One of the greatest gifts of Jawaharlal Nehru was his ability to communicate. His ‘Tryst with Destiny’ speech, delivered on the eve of India’s Independence is widely regarded as one of the finest speeches of the 20th century. His political and campaign speeches established a deep connection with the masses and garnered votes as well as public sentiment for him.
Apart from his speeches and conversations, Nehru was also a prolific writer. His writings reveal his sensitivity, his deep moral sense and his vision. He wrote historical, autobiographical and political works, some of which have become classics, such as The Discovery of India, Glimpses of World History and Letters from a Father to his Daughter.
In addition, Nehru also made it a point to write fortnightly letters to the chief ministers of all the states of India. His letters covered law and order, national planning, advice regarding governance, corruption and world events. A few of these letters were collected and published as books such as Selected works of Jawaharlal Nehru and Letters for a Nation: From Jawaharlal Nehru to his Chief Ministers 1947-1963.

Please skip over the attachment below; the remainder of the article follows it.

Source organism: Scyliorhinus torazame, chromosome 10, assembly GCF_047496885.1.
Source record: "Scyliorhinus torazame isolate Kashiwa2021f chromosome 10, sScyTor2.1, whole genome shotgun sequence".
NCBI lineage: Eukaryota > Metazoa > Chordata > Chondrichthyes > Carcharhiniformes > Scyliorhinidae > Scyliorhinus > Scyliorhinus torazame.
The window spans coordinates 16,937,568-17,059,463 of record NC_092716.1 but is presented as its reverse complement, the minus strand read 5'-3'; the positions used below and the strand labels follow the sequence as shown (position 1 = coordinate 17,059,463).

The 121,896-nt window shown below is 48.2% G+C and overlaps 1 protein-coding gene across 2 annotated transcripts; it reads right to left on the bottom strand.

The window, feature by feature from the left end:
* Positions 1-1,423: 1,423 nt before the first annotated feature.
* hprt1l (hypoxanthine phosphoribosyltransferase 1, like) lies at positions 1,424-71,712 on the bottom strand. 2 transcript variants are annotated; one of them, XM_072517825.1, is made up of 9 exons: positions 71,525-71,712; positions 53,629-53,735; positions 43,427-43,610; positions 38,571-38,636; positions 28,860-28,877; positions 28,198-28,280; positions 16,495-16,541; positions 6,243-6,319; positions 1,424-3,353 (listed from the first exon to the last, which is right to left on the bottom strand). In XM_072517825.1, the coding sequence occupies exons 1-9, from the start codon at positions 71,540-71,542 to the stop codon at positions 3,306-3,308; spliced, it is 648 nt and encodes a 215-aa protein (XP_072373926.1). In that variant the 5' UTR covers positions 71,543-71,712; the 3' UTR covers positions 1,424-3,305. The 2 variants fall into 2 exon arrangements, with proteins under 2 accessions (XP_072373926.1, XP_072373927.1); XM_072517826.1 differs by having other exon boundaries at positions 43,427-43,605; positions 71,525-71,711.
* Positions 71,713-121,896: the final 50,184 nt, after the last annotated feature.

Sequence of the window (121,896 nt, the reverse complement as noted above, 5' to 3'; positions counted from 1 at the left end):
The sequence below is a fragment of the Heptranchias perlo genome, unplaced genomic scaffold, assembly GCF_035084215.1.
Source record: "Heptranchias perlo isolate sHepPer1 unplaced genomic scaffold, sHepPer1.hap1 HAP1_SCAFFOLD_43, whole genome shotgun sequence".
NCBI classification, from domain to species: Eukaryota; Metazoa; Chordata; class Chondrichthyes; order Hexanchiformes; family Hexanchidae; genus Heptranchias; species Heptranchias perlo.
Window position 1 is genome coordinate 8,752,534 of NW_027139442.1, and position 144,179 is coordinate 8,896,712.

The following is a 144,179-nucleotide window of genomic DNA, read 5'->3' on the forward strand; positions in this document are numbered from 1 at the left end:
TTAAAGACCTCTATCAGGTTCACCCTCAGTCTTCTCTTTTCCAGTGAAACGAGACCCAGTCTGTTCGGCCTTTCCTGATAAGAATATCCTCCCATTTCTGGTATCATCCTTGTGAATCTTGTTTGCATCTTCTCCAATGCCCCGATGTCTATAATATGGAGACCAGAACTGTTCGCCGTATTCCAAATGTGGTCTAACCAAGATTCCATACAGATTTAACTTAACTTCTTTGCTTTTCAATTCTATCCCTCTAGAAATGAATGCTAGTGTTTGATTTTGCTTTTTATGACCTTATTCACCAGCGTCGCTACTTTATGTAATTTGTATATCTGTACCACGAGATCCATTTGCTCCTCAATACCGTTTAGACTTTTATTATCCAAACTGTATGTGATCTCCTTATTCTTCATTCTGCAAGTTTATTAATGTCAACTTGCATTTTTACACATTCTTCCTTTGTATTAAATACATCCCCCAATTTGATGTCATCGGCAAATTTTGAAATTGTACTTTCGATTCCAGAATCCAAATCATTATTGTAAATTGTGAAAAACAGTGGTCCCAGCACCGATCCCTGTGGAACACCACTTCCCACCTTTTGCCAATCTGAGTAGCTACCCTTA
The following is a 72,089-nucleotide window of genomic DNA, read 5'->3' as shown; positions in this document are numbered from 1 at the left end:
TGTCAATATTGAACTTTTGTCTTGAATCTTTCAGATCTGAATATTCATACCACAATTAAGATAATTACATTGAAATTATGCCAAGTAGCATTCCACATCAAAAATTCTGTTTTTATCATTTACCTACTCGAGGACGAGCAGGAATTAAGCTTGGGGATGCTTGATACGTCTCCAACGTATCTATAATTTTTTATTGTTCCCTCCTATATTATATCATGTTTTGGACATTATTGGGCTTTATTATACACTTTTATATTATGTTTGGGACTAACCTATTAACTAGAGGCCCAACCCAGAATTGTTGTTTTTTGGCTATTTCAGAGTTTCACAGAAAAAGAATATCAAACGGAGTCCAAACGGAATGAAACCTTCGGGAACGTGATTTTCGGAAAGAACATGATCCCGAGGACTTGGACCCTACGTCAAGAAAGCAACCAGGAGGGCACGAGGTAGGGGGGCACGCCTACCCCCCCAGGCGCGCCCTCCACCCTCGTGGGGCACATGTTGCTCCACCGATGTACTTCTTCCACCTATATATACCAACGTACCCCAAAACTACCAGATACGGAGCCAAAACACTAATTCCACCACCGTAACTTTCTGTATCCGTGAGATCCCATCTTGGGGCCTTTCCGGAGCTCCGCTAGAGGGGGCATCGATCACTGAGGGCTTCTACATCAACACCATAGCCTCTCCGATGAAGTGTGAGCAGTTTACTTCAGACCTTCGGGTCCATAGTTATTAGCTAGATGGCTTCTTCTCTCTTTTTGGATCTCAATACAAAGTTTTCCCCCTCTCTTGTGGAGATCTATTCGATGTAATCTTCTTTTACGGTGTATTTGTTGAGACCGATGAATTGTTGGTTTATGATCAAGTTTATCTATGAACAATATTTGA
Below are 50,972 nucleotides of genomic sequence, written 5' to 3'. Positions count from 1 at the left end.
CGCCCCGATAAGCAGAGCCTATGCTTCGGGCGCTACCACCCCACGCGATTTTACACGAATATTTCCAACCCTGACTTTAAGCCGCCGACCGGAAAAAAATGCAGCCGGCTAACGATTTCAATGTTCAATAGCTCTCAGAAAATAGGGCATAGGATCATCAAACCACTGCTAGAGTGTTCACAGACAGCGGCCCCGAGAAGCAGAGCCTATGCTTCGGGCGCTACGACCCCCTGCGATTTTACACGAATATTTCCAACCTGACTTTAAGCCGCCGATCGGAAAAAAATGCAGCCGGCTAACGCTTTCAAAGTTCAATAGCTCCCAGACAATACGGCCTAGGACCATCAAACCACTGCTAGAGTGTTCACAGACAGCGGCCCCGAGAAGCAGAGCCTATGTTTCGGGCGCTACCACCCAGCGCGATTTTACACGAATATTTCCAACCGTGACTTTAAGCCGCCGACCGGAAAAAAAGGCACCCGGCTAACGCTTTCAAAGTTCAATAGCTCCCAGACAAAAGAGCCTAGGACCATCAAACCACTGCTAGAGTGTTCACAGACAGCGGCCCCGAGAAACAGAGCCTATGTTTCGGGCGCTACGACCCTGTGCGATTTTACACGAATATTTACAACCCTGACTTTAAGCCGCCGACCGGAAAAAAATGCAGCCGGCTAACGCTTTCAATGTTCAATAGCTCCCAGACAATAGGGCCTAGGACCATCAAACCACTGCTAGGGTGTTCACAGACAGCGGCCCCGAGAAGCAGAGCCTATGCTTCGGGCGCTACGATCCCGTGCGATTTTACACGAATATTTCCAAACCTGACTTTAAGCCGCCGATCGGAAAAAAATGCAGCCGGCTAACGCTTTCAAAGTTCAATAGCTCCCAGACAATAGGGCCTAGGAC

Nehru was a great promoter of the freedom of the press. He believed that having a free press was vital for the health of democracy and that it was necessary to criticize persons in authority.
He conducted regular interactions with the press and hosted Press Conferences every month at the Parliament House and later at Vigyan Bhavan. This was a unique event that lasted about 90 minutes where Nehru would answer questions pertaining to any issue that the journalists wanted to discuss.
These conferences were a vital communication between journalists and Nehru, and made the prime minister accessible and accountable to the public. These meetings were a testimony to Nehru’s style of governance which was open, accessible and accountable.
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